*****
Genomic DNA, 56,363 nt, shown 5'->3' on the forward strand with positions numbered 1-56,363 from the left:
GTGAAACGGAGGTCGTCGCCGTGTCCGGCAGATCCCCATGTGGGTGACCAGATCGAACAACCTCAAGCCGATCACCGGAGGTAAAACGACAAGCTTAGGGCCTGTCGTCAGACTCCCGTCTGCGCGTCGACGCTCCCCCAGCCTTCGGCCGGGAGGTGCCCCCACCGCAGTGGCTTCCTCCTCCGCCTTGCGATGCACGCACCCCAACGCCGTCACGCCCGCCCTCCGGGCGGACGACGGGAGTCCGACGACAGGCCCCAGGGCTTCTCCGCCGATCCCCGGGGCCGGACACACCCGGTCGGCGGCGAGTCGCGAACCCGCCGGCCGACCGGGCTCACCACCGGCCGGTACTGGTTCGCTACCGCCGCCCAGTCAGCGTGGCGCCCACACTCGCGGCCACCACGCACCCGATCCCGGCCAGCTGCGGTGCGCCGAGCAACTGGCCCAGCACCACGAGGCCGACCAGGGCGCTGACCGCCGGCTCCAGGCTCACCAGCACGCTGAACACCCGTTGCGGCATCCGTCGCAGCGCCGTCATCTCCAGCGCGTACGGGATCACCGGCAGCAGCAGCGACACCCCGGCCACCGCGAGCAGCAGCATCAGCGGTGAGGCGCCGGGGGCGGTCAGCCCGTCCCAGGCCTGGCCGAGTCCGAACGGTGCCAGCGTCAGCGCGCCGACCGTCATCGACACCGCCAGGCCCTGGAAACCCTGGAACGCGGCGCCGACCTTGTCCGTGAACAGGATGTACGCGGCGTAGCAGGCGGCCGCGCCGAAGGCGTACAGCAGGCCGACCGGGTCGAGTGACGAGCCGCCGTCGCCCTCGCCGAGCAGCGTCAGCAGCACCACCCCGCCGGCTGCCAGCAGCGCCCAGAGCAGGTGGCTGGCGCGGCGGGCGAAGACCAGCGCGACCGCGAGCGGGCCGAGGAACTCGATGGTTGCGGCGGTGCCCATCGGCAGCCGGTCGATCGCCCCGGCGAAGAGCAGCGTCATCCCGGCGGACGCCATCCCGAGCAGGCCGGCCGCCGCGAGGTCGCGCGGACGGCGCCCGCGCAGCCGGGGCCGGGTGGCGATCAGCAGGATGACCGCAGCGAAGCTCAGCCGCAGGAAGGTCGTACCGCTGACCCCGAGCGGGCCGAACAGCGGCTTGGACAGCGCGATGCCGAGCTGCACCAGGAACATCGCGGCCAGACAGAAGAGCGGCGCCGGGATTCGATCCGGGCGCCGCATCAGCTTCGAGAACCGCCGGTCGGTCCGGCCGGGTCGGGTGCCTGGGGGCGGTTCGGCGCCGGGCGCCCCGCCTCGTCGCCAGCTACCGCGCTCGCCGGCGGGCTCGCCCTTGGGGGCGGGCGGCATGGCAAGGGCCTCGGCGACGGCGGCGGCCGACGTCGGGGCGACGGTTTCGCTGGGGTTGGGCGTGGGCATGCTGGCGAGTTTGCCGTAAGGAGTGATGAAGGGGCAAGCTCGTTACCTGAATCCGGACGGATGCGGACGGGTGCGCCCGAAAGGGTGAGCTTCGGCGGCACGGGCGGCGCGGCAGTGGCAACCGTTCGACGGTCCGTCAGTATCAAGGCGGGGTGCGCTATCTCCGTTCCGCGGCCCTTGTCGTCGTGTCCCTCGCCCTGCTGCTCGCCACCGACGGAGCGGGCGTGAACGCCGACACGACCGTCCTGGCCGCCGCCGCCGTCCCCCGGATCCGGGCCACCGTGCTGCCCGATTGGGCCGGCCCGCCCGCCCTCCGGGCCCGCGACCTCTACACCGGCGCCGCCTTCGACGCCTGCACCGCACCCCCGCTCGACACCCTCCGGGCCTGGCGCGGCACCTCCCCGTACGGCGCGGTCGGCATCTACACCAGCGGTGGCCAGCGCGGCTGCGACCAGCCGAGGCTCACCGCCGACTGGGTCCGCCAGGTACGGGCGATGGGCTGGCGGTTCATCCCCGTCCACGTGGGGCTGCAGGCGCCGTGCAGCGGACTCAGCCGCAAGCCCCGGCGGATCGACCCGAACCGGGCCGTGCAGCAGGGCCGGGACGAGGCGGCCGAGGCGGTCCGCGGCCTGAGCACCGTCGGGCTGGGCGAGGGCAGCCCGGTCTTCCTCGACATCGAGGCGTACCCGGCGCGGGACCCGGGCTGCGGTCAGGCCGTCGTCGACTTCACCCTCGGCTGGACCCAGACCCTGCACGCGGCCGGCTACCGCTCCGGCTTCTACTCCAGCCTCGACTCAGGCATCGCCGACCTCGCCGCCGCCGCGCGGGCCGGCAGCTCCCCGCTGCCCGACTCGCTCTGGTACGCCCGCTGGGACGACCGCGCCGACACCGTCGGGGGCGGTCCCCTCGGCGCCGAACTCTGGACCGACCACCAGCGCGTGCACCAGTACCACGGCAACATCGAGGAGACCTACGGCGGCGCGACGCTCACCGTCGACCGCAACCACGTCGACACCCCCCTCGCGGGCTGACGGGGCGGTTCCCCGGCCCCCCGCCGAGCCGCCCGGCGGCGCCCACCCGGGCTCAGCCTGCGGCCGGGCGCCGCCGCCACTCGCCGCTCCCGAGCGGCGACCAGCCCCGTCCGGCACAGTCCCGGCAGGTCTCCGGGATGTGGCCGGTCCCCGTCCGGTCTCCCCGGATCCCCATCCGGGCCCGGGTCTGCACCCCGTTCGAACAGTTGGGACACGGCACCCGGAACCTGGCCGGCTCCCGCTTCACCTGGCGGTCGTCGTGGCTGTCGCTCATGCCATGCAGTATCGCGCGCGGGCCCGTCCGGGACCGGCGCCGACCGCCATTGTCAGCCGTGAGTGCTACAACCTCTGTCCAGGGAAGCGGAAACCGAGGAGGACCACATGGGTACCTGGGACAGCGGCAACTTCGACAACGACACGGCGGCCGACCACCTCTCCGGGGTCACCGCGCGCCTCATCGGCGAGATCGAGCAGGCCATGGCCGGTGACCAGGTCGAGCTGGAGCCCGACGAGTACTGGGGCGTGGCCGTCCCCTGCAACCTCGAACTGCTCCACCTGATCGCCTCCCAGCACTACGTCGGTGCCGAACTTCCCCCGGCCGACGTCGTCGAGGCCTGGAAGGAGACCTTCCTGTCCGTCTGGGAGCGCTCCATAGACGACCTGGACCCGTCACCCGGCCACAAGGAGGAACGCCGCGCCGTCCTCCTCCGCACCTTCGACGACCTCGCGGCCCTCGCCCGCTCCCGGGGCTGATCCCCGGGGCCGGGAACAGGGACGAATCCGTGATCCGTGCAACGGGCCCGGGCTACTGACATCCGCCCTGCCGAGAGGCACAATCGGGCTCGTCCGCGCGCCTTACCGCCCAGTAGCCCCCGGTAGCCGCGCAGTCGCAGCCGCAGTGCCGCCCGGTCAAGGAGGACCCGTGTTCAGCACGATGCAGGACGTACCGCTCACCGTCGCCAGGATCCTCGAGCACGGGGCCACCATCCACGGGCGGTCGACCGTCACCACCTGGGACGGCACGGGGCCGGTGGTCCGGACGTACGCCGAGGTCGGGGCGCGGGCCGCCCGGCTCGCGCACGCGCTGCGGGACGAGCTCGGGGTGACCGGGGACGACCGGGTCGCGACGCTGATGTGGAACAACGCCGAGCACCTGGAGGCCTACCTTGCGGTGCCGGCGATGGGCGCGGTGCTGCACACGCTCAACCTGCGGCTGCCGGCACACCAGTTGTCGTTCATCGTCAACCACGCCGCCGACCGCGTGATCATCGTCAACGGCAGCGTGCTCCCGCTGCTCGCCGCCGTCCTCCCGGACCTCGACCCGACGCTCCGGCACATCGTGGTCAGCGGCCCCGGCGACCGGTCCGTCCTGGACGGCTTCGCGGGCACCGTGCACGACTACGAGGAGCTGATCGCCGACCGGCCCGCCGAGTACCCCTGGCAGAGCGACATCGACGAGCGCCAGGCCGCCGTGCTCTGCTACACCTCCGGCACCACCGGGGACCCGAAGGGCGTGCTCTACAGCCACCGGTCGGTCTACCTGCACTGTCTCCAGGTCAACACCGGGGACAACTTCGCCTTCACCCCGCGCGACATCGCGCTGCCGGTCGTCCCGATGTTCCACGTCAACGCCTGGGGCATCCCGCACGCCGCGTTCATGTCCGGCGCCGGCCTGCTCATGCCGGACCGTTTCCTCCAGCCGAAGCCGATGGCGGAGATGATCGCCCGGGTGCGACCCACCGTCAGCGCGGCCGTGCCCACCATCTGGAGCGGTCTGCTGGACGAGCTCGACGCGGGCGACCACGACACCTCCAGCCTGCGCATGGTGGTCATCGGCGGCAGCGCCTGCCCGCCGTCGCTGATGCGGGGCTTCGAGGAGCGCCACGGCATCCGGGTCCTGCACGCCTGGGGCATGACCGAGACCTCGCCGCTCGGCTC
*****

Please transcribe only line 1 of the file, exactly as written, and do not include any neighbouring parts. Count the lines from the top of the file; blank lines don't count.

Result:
Genomic DNA, 56,363 nt, shown 5'->3' on the forward strand with positions numbered 1-56,363 from the left: